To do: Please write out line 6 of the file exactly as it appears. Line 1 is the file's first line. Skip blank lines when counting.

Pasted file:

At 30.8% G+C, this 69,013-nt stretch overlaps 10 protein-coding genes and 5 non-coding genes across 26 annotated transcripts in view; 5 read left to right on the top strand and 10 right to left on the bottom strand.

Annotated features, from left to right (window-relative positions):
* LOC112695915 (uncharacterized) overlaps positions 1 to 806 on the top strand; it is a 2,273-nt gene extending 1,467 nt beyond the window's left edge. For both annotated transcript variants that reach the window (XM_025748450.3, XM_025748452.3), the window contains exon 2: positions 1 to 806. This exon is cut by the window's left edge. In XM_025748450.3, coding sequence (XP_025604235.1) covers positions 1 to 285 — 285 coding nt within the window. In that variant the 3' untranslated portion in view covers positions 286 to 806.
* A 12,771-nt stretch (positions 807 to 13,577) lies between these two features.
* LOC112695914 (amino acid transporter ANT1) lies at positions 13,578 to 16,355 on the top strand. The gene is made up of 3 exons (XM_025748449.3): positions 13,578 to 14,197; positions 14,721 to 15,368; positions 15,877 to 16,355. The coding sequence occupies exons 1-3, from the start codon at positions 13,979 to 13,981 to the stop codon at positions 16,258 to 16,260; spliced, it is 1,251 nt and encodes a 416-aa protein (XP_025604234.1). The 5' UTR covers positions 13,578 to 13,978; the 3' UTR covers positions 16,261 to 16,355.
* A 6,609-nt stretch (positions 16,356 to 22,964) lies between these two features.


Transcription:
* A 6,609-nt stretch (positions 16,356 to 22,964) lies between these two features.